Power Generator
Imaging Lens
Image Sensor
Polyoptic Wheel
Viewfinder, Eye
LED Flash
LCD Display
Image Processing

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Introduction      Pinhole      Refraction      Lens Basics      Thin Lens
Lens Properties      Focusing      Image Appearance      Illustrations

Image Appearance

The interplay between the scene, the lens and the image sensor is demonstrated in Figure 13. The sliders at the bottom allow you to control the positions of the object (car), the image sensor, and the aperture size. By moving the image sensor back and forth, you can see the car and the building go in and out of focus in the captured image. For any chosen position of the image sensor, the vertical dotted line shows where an object must be for it to be in focus. Moving the car towards the dotted line will bring it into focus. Hence, you can get a sharp image of an object by either moving the image sensor, or the object, or both.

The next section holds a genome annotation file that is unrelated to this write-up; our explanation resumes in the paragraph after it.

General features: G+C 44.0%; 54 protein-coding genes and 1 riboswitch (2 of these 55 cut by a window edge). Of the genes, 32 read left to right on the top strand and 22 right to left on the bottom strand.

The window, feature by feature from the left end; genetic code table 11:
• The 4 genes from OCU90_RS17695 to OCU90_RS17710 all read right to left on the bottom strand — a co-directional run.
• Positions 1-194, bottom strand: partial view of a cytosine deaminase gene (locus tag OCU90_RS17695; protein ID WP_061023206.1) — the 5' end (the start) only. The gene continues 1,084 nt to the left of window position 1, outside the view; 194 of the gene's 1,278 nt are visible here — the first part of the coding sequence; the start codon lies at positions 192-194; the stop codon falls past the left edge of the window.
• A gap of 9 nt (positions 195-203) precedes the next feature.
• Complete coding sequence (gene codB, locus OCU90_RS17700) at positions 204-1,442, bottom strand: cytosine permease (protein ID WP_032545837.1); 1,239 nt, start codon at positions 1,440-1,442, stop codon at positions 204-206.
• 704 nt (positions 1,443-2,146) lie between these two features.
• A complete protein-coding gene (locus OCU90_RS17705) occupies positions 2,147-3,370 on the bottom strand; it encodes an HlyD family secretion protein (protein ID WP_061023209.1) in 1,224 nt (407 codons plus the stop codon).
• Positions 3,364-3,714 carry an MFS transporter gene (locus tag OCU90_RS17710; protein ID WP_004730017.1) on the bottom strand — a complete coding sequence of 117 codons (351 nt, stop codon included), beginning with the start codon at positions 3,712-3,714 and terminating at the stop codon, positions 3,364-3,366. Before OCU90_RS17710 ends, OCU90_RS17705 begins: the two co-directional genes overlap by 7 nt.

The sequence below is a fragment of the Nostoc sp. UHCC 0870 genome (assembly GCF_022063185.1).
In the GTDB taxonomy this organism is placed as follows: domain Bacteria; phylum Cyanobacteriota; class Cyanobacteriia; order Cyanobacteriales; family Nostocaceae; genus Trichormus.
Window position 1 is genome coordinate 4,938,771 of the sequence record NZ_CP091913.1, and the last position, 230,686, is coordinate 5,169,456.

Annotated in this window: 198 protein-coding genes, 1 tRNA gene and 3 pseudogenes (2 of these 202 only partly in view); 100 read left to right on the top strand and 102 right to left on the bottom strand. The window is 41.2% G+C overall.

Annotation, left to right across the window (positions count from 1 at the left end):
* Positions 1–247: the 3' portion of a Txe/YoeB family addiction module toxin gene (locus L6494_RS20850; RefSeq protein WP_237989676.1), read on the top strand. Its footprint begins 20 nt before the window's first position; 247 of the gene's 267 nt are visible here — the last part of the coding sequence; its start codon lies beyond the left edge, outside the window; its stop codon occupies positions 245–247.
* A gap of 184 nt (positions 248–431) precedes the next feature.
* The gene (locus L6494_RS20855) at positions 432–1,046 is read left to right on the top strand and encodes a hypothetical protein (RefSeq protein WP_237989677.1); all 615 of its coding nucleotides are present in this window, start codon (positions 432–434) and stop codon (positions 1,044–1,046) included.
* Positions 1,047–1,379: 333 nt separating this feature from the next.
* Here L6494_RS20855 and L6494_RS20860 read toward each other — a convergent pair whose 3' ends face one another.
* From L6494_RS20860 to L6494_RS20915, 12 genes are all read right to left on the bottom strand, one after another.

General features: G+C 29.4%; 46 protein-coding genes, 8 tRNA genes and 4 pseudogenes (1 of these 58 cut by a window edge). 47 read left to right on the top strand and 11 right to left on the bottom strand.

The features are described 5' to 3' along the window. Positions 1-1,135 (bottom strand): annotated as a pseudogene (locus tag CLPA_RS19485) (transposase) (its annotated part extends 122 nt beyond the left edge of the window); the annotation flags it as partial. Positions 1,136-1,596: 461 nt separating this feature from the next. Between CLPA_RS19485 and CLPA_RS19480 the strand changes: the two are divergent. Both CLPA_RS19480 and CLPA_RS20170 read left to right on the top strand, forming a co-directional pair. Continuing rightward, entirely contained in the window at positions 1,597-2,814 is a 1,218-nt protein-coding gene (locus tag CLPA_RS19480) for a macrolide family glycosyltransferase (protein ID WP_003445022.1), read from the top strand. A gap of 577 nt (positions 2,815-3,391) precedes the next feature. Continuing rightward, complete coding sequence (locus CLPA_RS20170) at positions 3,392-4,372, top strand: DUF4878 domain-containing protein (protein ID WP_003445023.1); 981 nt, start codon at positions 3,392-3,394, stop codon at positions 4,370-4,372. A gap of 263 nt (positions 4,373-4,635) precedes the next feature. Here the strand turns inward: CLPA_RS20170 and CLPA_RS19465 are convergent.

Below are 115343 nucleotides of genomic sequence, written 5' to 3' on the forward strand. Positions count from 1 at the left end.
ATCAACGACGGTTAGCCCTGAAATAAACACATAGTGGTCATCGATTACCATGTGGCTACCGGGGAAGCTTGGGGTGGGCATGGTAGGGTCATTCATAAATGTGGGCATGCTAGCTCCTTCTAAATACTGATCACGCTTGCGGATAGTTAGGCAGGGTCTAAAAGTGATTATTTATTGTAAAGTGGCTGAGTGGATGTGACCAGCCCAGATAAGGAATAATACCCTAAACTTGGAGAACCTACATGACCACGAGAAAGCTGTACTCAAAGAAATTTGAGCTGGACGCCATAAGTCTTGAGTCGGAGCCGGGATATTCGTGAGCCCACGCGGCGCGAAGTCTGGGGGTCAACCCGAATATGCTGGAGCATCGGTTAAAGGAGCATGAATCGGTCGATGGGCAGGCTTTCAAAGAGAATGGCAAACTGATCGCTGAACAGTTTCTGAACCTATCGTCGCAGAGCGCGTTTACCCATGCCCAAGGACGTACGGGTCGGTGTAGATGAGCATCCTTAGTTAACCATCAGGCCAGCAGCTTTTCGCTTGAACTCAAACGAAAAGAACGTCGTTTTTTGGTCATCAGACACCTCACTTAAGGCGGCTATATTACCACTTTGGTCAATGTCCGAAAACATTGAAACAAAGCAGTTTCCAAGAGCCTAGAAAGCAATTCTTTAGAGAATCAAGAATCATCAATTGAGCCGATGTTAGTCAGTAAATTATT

Car Position Sensor Position Aperture Size
Figure 13: Image formation

Use the third slider to control the size of the aperture. As expected, a larger aperture makes the image brighter. However, a larger aperture also makes the non-focused parts of the image more blurry, while a smaller aperture increases the overall sharpness of the image. Reducing the aperture to a tiny hole will turn the lens into a pinhole. As we know, a pinhole camera produces an image without any blur, but it is an extremely dim image.

Let's summarize the process of taking a photo. The lens captures the light from the scene and forms an image on the image sensor. You adjust the relative distance between the lens and the sensor until the object you are interested in is in focus. You then increase or reduce the aperture size to adjust the brightness of the image. With these choices made, you are ready to "shoot" your photo.